The latest health trend in many offices today may involve standing while working or alternating between standing and sitting at the office. It is demonstrated to offer significant health benefits to employees and workers who spend the most of their day in front of computers, thus it is more than simply a trend.
Nevertheless, standing for extended periods of time has drawbacks of its own, including pressure on vital body parts like joints and muscles, from the legs up. When standing for extended periods of time, it is advised to use an anti-fatigue standing mat to prevent these.
Anti-fatigue standing mats: what are they?
These are mats, and they can be created out of foam, carpeting materials, rubber, vinyl, or even wood. They are available in a number of styles. These mats began with a straightforward flat surface. Today, however, there are standing mats that are more modern and sophisticated with designs that are supported by research. These so-called "active standing mats" are not flat and include a variety of features. They frequently have slight elevations and strategically placed ridges and bumps on the mat surface to stimulate the pressure points on the feet.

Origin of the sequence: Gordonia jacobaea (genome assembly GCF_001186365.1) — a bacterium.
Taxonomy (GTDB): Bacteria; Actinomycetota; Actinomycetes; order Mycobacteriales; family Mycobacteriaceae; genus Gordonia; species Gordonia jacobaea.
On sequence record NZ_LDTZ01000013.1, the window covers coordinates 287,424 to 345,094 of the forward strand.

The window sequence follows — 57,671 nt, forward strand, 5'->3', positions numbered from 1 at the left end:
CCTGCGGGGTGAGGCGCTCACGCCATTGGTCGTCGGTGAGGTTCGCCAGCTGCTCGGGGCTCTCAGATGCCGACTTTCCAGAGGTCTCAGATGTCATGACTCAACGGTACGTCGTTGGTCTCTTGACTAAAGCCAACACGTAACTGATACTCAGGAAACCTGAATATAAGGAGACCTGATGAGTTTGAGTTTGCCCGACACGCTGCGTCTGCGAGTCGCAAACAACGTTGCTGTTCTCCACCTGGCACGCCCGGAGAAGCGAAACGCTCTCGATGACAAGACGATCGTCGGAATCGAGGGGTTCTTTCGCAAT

To ensure that they can offer the support required by their individual users, standing mats are also available in various thickness levels and weight capacities.
How Do Standing Mats That Reduce Tiredness Work?
These mats are made to provide cushioning so that the full body, not just the feet and legs, is protected. The mats' ability to absorb some pressure while you're standing on them allows them to accomplish this. They are often made to accomplish the following:
Provide Support For The Legs And Feet
They offer enough padding so that you aren't standing on a concrete floor but rather a little softer one. To relieve pressure on joints and muscles caused by standing, this cushion provides support while also absorbing the tension.
To Encourage A Little Bit Of Standing-Only Activity
You might not even be aware of some of these motions, but they occur as the feet attempt to continuously adapt to the mat's cushion, which keeps the muscles active.